Mark Harmsworth of the Washington Policy Center explains how high license fees destroy jobs and disincentives businesses from expanding into new areas to create new jobs
Washington Policy Center
Small businesses (and in fact all businesses in Washington) are seeing exponential cost increases in business license fees charged by local municipalities. Many cities are now charging business license fees based on revenue, employee counts and hours worked, rather than a fixed fee.
The latest city to consider increasing its fees is Tacoma with an increase to $1,000. This is an increase of 400% over last year’s fee ($250) for businesses with revenue over $1 million.
Complicating the calculation of the license fee charged, is the requirement, by some cities, to count only the hours that an employee works physically inside the city limits, or where a nexus is created. State law explicitly restricts a city from requiring a business license when work is performed from outside the city limits, as is the case for many remote service providers.
These fees can add up to several thousand dollars for a small business, and for larger corporations, several million dollars.
Using the City of Redmond as an example, the cities original business license structure was created in 1996 and has been updated most recently in 2020. For a small business of 5 full-time employees located inside the city limits with revenues above $2,000, the annual fee would be 5 x $122, or $610. The original fee was $10 per employee in 1996 and through a series of council actions, by 2022 had increased to $122 per full time employee, over a 1,100% increase.
For some of the largest employers in Redmond, the fees will be in the millions of dollars.
The problem is compounded when businesses operate in multiple jurisdictions. For businesses that only operate in one municipality, the filing is relatively simple. However, for businesses that operate in multiple locations, the license fees become significant. A business may be located within one City, but is required to pay license fees in every city it operates in.
The filing process, while more streamlined due to the recent requirement for municipalities to use the Washington Department of Revenue centralized system, is complicated by the requirement to calculate the revenue generated in each city while physically located inside the city limits.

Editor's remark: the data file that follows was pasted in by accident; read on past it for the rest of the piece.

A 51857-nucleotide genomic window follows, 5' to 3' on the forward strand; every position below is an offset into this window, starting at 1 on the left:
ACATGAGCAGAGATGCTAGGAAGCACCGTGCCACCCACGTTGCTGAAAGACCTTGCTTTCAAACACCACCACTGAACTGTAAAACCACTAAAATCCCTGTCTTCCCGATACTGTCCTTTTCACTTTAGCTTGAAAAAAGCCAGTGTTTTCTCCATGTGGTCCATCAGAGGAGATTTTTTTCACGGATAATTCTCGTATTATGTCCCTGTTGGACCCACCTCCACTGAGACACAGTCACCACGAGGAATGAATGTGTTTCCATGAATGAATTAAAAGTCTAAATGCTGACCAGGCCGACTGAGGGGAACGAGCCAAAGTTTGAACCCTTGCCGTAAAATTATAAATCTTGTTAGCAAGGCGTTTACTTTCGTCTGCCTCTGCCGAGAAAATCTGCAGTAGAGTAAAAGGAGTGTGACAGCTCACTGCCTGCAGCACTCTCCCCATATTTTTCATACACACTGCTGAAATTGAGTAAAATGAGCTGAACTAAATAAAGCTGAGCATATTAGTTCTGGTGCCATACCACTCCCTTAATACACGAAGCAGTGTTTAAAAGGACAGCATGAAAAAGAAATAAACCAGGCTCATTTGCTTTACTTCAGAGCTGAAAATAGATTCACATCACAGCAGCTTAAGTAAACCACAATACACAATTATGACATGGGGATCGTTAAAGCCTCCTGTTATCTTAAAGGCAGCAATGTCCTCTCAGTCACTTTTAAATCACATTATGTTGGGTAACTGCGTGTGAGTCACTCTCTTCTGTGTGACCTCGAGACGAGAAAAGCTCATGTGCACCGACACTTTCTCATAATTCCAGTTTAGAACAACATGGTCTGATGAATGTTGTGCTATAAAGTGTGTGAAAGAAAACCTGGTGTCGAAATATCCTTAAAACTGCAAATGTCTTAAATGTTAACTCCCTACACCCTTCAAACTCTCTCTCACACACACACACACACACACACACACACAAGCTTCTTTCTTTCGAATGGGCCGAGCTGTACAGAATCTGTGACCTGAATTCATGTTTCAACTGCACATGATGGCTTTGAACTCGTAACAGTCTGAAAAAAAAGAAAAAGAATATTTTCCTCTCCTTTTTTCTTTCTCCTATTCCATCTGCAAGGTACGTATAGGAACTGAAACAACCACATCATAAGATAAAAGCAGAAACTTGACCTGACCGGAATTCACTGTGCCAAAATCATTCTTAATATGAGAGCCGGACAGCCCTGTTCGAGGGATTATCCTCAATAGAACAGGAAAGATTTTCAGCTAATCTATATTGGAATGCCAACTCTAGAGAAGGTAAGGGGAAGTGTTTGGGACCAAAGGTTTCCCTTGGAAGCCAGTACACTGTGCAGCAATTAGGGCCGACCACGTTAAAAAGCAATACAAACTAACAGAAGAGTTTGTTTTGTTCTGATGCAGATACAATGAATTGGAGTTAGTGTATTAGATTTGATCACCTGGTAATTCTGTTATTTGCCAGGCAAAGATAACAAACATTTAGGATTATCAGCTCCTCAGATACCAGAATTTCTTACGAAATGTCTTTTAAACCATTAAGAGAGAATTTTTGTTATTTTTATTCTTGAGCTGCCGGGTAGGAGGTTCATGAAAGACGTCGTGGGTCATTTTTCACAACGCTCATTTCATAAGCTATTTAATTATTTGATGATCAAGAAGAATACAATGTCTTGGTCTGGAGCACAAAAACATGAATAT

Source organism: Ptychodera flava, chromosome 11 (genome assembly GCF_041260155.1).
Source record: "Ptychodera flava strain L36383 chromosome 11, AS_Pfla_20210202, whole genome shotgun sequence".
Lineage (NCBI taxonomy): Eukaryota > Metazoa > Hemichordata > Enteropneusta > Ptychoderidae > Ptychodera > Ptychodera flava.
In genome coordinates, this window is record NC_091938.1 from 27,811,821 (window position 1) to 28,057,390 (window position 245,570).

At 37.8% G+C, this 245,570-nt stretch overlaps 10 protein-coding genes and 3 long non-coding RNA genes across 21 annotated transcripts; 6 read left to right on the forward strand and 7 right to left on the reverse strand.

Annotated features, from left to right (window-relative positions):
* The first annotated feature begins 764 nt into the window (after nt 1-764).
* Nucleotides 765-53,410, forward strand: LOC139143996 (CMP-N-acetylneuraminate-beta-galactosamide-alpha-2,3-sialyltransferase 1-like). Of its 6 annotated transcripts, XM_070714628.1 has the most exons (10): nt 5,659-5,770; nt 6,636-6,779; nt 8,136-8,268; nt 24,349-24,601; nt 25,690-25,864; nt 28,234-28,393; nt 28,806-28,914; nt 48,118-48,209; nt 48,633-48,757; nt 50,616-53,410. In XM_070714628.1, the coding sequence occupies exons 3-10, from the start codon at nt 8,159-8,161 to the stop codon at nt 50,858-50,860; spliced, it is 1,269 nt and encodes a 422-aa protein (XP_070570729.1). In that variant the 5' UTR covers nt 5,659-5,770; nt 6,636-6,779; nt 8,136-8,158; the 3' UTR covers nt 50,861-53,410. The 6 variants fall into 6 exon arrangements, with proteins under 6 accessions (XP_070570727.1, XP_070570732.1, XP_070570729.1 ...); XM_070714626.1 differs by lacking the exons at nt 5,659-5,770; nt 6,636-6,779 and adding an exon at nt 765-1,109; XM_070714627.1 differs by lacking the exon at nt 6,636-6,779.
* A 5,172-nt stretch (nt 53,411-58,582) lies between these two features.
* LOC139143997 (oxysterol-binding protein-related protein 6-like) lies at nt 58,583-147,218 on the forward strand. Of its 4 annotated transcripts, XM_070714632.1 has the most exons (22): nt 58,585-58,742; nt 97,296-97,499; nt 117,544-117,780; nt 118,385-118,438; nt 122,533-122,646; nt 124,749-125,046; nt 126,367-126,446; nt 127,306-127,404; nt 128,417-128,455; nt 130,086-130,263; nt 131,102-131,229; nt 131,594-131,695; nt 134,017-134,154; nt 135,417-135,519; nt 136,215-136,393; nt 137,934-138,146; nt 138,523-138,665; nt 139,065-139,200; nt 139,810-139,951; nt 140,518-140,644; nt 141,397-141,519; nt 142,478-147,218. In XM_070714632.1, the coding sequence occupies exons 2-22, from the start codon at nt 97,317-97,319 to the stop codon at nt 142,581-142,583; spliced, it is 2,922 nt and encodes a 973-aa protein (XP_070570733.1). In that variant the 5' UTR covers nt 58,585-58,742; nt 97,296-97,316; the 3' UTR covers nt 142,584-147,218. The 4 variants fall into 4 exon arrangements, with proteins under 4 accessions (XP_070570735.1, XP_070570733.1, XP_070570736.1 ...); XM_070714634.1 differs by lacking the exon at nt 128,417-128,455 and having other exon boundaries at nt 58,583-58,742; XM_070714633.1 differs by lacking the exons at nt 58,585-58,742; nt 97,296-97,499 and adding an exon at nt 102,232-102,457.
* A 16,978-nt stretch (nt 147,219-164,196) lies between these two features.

The business license qualification requirement requires the business to track the hours and revenue for work performed inside and outside the city limits separately. In the case of a contractor, who may only perform a minimal amount of work inside the city, this is a massive administrative burden.
Many businesses, because of the difficult licensing process, do not bother applying for a license, particularly if the work being performed is minimal, or infrequent within a jurisdiction’s boundaries. As fees increase, the profit from the work in the jurisdiction is reduced and the incentive to ignore licensing requirements increases. Complicating the process further, is each municipality has different rules, fees and qualification processes.
Licensing fees are a hidden cost of doing business and these costs are added to the cost of products and services that businesses provide and, in some jurisdictions, provide no benefit or service to the business as other taxes pay for essential services inside the city limits.
High license fees destroy jobs and disincentives businesses from expanding into new areas to create new jobs.
Mark Harmsworth is the director of the Small Business Center at the Washington Policy Center.
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